LANDMARK JUDGEMENTS

Unit V Law Relating To Information For Legal Aspects Of Business MCOM Sem 2 Delhi University : The need for Right to Information has been widely felt in all sectors of the country and this has also received judicial recognition through some landmark judgements of Indian courts.

A Supreme Court judgement delivered by Mr. Justice Mathew is considered a landmark. In his judgement in the state of UP vs. Raj Narain (1975) case, Justice Mathew rules-In a government of responsibility like ours, where all the agents of the public must be responsible for their conduct, there can be but few secrets. The people of this country have a right to know every public act, everything that is done in a public way by their public functionaries. They are entitled to know the particulars of every public transaction in all its bearing. Their right to know, which is derived from the concept of freedom of speech, though not absolute, is a factor which should make one wary when secrecy is claimed for transactions which can at any rate have no repercussion on public security. But the legislative wing of the State did not respond to it by enacting suitable legislation for protecting the right of the people.

According to Attorney General Soli Sorabjee – It was in 1982 that the right to know matured to the status of a constitutional right in the celebrated case of S P Gupta vs. Union of India (AIR) 1982 SC (149), popularly known as Judges case. Here again the claim for privilege was laid before the court by the Government of India in respect of the disclosure of certain documents. The Supreme Court by a generous interpretation of the guarantee of freedom of speech and expression elevated the right to know and the right to information to the status of a fundamental right, on the principle that certain unarticulated rights are immanent and implicit in the enumerated guarantees.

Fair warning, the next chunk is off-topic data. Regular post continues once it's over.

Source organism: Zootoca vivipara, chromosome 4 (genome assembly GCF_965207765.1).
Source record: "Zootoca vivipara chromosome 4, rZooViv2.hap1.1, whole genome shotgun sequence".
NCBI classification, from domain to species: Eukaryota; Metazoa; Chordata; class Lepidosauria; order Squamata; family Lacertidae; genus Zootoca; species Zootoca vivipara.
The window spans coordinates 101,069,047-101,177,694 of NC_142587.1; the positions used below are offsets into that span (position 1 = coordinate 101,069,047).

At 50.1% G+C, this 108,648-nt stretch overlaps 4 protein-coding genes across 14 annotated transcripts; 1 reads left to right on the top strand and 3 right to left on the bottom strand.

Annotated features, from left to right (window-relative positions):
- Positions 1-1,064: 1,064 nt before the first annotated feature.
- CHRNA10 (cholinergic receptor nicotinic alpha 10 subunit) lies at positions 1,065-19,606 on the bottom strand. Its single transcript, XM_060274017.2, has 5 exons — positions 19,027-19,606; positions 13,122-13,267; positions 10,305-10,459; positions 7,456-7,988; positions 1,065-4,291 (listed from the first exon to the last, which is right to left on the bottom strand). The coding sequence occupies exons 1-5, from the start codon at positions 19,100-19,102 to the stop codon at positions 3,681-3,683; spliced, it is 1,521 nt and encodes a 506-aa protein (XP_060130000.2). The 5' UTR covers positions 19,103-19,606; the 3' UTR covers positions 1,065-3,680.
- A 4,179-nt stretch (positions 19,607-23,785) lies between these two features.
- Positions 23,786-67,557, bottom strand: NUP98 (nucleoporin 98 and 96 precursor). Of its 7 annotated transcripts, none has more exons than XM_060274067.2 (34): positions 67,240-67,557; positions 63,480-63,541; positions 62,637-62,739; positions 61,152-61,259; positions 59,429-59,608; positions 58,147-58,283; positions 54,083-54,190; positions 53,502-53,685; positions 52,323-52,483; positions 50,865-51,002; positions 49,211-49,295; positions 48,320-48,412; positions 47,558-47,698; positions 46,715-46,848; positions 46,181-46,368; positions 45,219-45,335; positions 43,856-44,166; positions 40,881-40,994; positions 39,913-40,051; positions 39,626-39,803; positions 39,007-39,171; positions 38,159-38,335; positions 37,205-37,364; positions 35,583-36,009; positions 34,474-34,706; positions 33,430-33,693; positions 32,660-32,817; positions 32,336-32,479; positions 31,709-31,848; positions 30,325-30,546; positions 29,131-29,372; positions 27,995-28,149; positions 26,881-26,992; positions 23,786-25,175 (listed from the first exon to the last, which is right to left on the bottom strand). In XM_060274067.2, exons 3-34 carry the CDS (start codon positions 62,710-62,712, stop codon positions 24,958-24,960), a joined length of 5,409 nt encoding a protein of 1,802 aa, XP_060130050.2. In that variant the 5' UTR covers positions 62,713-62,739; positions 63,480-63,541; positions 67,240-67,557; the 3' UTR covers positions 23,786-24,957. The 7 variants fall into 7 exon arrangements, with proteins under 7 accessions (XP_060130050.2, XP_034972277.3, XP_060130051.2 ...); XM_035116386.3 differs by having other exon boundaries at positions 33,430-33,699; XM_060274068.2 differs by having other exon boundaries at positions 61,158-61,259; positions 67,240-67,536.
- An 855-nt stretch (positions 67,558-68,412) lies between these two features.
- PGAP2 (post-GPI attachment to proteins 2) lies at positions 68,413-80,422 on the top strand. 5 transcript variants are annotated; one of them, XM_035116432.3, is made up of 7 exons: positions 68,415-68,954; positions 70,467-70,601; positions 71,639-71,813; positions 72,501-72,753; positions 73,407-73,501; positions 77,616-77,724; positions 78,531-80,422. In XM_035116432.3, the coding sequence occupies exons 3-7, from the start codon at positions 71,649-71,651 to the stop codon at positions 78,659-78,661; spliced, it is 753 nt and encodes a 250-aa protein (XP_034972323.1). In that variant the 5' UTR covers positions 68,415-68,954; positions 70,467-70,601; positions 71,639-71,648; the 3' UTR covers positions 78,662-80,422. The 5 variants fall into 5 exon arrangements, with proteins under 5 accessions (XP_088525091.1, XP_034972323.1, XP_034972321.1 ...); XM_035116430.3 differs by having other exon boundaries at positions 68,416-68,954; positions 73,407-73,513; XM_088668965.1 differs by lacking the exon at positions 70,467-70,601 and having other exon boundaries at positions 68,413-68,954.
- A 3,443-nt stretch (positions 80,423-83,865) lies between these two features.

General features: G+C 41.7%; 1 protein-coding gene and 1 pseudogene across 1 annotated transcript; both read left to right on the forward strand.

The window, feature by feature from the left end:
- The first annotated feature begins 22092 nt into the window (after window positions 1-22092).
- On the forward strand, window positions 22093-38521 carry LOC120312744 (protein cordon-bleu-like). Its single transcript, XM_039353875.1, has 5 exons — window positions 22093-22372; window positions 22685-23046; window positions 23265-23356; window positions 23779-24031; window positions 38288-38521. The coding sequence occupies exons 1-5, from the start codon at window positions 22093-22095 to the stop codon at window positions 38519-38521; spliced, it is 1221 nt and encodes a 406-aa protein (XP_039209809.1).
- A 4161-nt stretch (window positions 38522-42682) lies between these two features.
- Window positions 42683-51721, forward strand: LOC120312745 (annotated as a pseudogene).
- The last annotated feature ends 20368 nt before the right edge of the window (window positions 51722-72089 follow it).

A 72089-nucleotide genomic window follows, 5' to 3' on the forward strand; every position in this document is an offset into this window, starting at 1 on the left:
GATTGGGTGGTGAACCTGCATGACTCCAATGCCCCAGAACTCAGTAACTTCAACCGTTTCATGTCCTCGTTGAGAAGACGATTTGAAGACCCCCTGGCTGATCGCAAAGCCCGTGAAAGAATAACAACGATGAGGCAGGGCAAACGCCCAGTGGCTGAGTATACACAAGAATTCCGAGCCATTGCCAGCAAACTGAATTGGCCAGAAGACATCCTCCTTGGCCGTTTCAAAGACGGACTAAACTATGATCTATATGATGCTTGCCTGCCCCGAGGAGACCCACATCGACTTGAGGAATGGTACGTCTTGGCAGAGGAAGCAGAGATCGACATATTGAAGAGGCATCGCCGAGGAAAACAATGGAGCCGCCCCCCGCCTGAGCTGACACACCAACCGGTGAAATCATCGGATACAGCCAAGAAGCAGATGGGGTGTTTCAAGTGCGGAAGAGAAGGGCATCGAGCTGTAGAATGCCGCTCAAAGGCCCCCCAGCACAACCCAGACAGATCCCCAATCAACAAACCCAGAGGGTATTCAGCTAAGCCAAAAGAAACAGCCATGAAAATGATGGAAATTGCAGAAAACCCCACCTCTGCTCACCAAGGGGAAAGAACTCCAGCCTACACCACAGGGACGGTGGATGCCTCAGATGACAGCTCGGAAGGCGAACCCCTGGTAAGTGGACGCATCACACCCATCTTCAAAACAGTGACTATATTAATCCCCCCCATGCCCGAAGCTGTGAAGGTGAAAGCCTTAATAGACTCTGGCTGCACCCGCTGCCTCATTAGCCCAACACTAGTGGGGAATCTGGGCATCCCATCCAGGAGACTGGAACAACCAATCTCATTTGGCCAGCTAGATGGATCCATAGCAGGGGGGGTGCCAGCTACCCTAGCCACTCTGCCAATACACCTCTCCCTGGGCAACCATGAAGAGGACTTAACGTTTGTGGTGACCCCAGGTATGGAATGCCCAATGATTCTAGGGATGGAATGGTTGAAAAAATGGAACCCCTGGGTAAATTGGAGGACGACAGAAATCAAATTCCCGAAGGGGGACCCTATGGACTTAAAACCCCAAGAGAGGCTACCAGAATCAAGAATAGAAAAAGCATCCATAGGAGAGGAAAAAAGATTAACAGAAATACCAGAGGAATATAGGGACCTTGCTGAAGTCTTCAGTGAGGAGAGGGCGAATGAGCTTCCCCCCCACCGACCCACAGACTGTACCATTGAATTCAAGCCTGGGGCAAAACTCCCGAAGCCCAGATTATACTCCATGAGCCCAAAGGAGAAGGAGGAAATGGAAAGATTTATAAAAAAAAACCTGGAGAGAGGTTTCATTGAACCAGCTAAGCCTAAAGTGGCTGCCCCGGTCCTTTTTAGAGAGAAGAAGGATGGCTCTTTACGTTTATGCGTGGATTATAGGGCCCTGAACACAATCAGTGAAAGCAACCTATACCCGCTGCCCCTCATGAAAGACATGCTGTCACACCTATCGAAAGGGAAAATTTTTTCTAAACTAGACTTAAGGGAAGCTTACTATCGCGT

The court declared – The concept of an open government is the direct emanation from the right to know which seems to be implicit in the right of free speech and expression guaranteed under article 19 (1) (a).

The Supreme court of India has emphasised in the SP Gupta case (1982) that open Government is the new democratic culture of an open society towards which every liberal democracy is moving and our country should be no exception. In a country like India which is committed to socialistic pattern of society, right to know becomes a necessity for the poor, ignorant and illiterate masses.

In 1986, the Bombay High Court followed the SP Gupta judgement in the well-known case Bombay Environmental Group and others vs. Pune Cantonment Board.

The Bombay High Court distinguished between the ordinary citizen looking for information and groups of social activists. This was considered a landmark judgement concerning access to information.

Unit V Law Relating To Information For Legal Aspects Of Business MCOM Sem 2 Delhi University Notes